Preschooler with Challenging Behavior

When interacting with family, friends, or a play group, a young girl under the age of five frequently resorted to using bad language.  Attracted by the reaction and attention of others, she only recognized a response or reaction that was over the top.  When interacting with family, friends, or a play group, a young girl under the age of five frequently resorted to using bad language.  Attracted by the reaction and attention of others, she only recognized a response or reaction that was over the top.

The family was in conflict as to whether they should even address the issue.  Calling attention to the inappropriate language seemed to increase her usage. As the reactions increased, so did the theater and drama of her behavior.

Clear boundaries with rules or guidelines of appropriate or acceptable language had no measurable impact.  Punishment or time out had no effect.  The family was at a loss.

With the failure of conventional guidelines and corrections, the parents concluded they would have to explore innovative ways of communication that encourage participation and healthy boundaries.

But they had no idea where to start.

Clarity in our experiences builds understanding of connections over time.

The key to learning is practicing at the beginning, the simplest common level of understanding.  Communication or rules based on age or assumed levels of understanding based on technical knowledge doesn’t translate to an understanding or working knowledge for everyday use with others.

Our building blocks are participation.  Participation that is experienced at the “just right” understanding.  We can always manage participation and understanding if we start where we already are comfortable in our understanding and participation.  Where we misunderstand, is when there is failure.  Frequently, the remedy is repetition of the misunderstanding.  If you don’t understand the concepts, no amount of repeating the same misunderstanding will help.  Simplify.

Practice and Participation are the foundation of every learning curve.  Skill and understanding is built over time.

How do I join, fit in, make connections with others, participate or play.  To “join”, we first need an ability to figure out how to join in, fit in with a group. Our first learning curve is understanding “how things work”.  Without this critical basic understanding, the result will be failure.   If you have been unable to practice at any level of understanding others, your short term progress will have no long term effect.

Opportunities or efforts to change an experience are momentary and your efforts need to be simple.  If an approach doesn’t work, it indicates that your efforts need to be further simplified.

Simplicity adds clarity.  It is an essential foundation before a connection can be developed.

Clarity by itself only identifies what stands out.  Partnering clarity with simple participation make the connection and offers simple opportunities to recognize the value of others.  Experiences in simple participation develop connections and allow opportunities to practice.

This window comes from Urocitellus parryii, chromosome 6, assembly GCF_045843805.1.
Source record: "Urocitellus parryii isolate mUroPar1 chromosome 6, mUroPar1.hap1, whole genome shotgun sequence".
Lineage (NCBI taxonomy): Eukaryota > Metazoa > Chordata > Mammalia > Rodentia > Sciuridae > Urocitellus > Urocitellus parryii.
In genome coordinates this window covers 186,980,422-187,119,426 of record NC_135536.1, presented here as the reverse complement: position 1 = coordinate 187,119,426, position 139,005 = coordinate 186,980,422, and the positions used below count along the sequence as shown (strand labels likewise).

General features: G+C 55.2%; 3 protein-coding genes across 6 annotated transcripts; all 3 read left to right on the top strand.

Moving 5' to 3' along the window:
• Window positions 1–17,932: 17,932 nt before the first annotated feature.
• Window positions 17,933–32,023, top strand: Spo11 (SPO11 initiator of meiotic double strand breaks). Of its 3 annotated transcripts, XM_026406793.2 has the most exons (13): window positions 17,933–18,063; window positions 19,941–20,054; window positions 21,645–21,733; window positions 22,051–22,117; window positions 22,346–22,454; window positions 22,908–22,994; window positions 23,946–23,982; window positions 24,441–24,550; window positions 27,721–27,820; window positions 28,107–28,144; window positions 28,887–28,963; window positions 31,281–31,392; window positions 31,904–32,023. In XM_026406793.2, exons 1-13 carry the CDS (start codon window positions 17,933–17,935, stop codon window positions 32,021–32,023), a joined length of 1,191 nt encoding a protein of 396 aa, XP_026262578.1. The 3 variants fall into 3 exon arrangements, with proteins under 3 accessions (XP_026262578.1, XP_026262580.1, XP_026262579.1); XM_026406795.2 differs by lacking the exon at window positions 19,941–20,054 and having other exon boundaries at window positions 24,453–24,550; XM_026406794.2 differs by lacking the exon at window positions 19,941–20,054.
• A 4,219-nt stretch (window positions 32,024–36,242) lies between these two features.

Punishment and/or isolation for missteps spotlight the error but give few clues to a better way.  Partnering the level of understanding of the individual to their level of ability is key.  If there is failure, the experience was too complicated, too fast, or had too many moving parts.


Simplify, Simplify, Simplify

The key is to start simple and small.  Evolving to complex participation as you master simple steps.  The experience of the participation is what changes the outcome.  Facial expressions, gestures, and sound effects, all have no language but add layers of participation that make a profound difference.

If you experience failure, your experiment is too sophisticated.  Try something simpler, as simple as your imagination allows.  Allow yourself unlimited opportunities to experiment.  Use error as your guide.  When things fall apart, start again, simplify and invite again.  You might find the beginning is far simpler than you imagined.

In this case of the child who used bad language, the young girl, when probed, had no idea what the words she was saying meant.  This discovery provided the adults in her life with opportunities to change the experience. They playfully introduced demonstration instead of words to invite participation.

Establishing connection and clarity applies to all age groups.  This may be an example of a young child, but we all know of a teenager who likes to shock others, especially their parents with language or behavior.

Making assumptions about the abilities of others and what they are saying or going to say leads us to jump to conclusions that are not necessarily accurate.  We must partner clarity with simple participation to forge a connection.